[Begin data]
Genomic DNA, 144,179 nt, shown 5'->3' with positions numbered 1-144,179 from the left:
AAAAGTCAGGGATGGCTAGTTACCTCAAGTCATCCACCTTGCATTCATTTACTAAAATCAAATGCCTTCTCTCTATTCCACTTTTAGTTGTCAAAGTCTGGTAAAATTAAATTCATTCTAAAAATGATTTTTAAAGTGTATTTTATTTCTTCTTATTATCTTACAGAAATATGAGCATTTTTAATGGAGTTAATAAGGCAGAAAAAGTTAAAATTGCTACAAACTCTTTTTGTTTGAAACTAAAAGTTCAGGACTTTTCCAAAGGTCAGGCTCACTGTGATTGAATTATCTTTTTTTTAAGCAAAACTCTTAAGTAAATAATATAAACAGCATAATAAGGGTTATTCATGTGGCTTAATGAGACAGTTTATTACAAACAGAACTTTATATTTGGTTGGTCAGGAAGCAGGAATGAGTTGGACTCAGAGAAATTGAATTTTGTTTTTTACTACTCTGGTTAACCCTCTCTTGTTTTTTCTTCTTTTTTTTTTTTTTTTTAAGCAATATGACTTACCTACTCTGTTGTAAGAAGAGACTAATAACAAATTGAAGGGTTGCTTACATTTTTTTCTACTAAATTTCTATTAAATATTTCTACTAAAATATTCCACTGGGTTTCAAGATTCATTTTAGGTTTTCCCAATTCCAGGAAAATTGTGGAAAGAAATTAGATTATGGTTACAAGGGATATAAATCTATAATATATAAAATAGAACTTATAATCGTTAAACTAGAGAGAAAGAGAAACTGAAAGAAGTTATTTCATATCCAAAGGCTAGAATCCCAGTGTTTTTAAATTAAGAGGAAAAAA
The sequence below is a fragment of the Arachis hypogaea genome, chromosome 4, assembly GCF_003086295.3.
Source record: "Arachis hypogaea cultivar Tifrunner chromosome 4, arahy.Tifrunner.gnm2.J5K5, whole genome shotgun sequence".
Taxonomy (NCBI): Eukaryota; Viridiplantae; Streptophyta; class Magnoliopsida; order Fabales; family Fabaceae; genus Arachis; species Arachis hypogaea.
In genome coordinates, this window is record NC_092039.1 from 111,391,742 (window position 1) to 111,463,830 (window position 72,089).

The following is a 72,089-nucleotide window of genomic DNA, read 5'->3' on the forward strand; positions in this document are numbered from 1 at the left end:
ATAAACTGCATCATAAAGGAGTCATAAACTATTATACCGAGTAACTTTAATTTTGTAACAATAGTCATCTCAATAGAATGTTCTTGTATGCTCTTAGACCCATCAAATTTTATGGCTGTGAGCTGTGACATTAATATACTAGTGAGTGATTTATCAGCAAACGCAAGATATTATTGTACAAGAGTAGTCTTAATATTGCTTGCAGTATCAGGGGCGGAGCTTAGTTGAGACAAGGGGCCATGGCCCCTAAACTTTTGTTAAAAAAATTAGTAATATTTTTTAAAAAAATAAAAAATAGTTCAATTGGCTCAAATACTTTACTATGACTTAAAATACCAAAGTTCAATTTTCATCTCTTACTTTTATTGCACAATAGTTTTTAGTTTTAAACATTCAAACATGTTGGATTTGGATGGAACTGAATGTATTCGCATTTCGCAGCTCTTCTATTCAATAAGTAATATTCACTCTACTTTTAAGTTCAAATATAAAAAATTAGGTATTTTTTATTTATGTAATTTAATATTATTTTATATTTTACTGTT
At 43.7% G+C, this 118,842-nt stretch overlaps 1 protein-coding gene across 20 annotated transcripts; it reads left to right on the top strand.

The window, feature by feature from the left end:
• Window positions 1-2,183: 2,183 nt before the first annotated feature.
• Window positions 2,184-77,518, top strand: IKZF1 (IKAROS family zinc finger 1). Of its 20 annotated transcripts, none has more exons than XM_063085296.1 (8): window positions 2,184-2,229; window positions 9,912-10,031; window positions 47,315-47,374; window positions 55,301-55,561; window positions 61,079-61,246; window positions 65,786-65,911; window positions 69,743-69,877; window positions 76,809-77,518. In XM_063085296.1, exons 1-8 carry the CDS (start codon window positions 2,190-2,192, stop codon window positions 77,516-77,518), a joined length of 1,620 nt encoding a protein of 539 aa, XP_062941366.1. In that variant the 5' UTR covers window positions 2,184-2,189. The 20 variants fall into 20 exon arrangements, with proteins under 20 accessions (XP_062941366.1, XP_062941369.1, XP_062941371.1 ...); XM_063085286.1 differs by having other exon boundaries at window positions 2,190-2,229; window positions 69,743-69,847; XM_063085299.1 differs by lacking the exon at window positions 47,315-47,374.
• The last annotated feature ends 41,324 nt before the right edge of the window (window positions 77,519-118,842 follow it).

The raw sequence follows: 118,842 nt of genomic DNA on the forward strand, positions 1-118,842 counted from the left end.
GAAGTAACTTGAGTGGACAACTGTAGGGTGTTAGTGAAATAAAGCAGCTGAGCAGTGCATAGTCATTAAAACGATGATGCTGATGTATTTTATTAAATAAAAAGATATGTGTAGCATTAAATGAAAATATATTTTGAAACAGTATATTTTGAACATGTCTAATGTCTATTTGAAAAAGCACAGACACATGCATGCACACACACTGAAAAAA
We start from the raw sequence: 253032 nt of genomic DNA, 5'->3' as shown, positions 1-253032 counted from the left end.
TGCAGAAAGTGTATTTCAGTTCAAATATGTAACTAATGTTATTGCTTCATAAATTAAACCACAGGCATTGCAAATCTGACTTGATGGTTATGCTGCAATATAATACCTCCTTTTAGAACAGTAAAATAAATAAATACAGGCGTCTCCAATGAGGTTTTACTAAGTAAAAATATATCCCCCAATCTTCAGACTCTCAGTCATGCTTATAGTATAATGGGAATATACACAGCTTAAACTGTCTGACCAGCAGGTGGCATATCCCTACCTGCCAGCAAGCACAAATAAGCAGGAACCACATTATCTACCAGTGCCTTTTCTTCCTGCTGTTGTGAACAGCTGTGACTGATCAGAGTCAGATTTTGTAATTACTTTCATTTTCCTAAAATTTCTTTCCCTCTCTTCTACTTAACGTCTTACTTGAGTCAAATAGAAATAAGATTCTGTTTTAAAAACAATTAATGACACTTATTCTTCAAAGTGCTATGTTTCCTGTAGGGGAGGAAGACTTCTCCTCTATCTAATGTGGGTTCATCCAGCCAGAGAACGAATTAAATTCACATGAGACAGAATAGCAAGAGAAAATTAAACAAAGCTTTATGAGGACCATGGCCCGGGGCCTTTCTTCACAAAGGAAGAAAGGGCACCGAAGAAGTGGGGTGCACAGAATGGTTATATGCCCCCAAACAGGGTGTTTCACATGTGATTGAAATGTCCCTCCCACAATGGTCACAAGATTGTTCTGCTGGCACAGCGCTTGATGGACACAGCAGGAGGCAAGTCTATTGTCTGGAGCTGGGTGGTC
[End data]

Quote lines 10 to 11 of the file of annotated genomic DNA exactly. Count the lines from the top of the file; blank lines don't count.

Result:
The window, feature by feature from the left end:
• Window positions 1-2,183: 2,183 nt before the first annotated feature.